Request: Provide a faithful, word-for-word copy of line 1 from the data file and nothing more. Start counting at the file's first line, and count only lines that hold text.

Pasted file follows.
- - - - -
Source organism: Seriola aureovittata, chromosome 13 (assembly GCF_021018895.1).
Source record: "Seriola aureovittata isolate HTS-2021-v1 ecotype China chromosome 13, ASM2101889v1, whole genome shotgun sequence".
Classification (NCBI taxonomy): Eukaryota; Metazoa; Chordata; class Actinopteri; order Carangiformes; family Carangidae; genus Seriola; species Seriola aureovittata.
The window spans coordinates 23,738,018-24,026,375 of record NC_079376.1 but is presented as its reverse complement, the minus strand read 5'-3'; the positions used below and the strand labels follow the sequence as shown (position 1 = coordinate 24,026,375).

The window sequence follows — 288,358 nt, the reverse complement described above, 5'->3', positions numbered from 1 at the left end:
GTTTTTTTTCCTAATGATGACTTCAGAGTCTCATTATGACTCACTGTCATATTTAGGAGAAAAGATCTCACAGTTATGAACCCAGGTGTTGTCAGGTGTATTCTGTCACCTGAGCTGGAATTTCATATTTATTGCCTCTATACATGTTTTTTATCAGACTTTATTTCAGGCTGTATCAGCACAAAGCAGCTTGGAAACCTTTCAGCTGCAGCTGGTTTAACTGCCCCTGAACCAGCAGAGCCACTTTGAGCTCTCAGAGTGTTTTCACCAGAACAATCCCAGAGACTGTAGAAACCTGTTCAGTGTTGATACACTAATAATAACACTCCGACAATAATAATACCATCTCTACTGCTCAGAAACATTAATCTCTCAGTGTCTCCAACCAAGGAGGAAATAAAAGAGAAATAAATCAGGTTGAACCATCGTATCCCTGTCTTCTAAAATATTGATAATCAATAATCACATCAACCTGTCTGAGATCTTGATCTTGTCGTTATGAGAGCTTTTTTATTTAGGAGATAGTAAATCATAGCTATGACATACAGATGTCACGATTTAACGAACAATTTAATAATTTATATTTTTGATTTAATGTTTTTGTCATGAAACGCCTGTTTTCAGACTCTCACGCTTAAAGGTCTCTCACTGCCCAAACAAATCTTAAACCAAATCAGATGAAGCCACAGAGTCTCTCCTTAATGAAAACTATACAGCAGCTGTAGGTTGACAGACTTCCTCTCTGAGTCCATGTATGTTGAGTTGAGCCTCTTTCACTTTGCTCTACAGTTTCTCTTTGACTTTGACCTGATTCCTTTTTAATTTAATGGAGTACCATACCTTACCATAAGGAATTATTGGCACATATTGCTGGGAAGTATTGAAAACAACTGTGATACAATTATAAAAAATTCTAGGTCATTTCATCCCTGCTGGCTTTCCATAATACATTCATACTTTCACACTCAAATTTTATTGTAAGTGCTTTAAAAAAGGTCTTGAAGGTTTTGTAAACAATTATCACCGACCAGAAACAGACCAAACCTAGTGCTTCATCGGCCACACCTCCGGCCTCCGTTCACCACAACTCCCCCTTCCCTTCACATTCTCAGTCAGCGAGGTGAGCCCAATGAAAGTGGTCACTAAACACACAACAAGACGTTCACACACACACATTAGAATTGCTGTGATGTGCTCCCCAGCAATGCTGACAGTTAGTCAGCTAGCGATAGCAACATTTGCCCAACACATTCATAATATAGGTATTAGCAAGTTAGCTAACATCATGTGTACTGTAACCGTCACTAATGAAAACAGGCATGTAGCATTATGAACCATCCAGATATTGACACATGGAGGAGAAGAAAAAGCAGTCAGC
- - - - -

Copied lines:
Source organism: Seriola aureovittata, chromosome 13 (assembly GCF_021018895.1).